Once again the root cause of the multiple exchange rates in the country is a combination of lack of productivity to earn badly needed foreign exchange and the consequences of macroeconomic instability which is anathema to attracting foreign investors. There are of course a number imperatives we needed to address to make the Nigerian environment attractive; security issues, stability of policies, infrastructural bottlenecks, ease of doing business considerations; entry visa challenges, clearance experience at our points of entry, keeping inflation under control etc. It is not realistic to expect all of these to be handled in one fell swoop. But we must get cracking.

As should be expected there are far reaching consequences most of which are unpalatable. I don’t know how many of us appreciate fully the consequences of an inflation rate that is close to 23%! For a very long time the authorities have targeted and worried on attaining single digit inflation rate. But for now, we must admit that we have lost that battle. No doubt we have all felt the quick and sudden increases in the price of good and services which have negatively impacted the misery index in the land. I have not seen anything like the current galloping rate of price increases in the economy before!

It has just been reported that the Federal Accounts Allocation Committee will share a whopping amount among the tiers of government at the end of July, 2023 which stands at N1.9 trillion, which is over three times the amount of N 786.161 billion which was shared in June. And also over three times the N 655.93 billion that was shared in May. Although the actual value of this humongous amount has been eroded by the inflationary spiral, those at the helm must he held accountable. There must now be no reasons for non-prompt payments of salaries and pensions for instance.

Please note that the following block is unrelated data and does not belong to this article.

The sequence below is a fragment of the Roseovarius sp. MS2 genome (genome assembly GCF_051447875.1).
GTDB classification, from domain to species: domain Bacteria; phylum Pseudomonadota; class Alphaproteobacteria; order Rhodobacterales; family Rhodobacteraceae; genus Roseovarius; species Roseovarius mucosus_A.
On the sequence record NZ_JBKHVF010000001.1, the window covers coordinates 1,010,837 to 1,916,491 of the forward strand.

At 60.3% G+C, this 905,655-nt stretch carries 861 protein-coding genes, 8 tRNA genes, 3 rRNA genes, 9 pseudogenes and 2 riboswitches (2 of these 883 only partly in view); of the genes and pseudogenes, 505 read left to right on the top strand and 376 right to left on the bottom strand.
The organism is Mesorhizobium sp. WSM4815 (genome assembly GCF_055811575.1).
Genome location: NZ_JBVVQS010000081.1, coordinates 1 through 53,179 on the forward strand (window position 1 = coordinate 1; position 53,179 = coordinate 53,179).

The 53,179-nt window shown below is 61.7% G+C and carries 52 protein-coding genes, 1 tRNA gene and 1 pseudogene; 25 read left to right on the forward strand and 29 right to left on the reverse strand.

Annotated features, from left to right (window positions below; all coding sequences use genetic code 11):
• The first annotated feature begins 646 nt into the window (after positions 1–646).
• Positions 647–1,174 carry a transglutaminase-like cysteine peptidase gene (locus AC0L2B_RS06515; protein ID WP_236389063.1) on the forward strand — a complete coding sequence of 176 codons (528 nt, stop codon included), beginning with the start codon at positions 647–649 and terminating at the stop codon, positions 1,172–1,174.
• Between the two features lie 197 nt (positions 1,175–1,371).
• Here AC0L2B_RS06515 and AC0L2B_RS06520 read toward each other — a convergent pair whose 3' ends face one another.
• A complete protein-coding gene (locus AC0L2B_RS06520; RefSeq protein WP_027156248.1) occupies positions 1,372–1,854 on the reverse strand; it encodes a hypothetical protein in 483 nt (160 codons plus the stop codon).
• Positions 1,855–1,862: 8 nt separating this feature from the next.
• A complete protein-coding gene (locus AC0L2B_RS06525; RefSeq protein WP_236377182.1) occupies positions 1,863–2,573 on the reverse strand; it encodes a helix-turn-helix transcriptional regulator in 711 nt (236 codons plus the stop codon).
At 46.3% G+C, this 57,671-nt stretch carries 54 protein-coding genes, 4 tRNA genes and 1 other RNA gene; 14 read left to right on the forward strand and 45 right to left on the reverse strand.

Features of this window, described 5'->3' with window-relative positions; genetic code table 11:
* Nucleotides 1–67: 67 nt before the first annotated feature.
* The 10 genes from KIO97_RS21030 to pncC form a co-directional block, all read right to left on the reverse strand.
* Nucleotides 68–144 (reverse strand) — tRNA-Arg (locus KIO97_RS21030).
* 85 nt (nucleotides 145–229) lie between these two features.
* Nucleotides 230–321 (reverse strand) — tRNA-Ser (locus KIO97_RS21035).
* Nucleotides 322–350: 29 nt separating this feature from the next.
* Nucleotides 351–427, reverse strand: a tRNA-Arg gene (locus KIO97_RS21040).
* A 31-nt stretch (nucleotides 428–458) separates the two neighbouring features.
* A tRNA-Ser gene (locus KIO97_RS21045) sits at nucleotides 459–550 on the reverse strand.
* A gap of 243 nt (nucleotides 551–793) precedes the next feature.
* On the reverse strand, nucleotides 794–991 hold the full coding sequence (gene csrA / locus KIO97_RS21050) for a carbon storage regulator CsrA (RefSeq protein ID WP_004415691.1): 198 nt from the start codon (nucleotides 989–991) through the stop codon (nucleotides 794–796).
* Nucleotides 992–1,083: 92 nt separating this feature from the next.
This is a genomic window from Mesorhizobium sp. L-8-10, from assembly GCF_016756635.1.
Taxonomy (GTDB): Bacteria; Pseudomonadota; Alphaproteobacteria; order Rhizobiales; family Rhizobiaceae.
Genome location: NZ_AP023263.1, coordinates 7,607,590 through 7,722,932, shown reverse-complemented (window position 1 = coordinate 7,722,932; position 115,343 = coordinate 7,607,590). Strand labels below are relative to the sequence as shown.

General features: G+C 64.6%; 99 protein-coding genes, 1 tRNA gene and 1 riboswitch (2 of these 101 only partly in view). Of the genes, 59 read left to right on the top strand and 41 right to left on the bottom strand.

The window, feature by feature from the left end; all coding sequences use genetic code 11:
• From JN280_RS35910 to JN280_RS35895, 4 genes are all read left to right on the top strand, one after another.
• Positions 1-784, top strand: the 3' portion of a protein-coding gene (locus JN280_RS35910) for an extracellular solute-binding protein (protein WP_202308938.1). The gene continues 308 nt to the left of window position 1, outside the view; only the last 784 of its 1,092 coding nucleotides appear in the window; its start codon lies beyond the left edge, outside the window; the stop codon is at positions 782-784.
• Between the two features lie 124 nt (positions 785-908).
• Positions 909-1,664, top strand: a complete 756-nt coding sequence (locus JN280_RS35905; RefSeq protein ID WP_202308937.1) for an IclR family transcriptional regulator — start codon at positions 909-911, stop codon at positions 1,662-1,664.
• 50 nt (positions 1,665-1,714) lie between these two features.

An approval for palliative disbursement of 800 billion Naira to be made to 12 million households over an initial period of six months has been received even though the President has asked for review following the reactions of compatriots. There are issues with palliative payments in Nigeria in the past. It was not transparent. Do we have a Register in place? What scientific approach was applied for compilation of this Register if at all available? What is even more is that such payments don’t amount to much in addition to the consideration that such funds are usually misapplied by those in charge. It is better to concentrate on providing services and sundry reliefs which will ameliorate the suffering in the land.

The National Assembly in approving the Supplementary Budget approved for itself 70 billion Naira as palliative payments to its members as well as 40 billion Naira for the purchase of SUV cars. How sensitive do we think such decisions are in the midst of so much hardship? Well Femi Falana if I read him well has gone to court to stop this measure from being implemented. But it is best to move to adopt some of the recommendations presented herein as the path we have now adopted is not the safe way forward.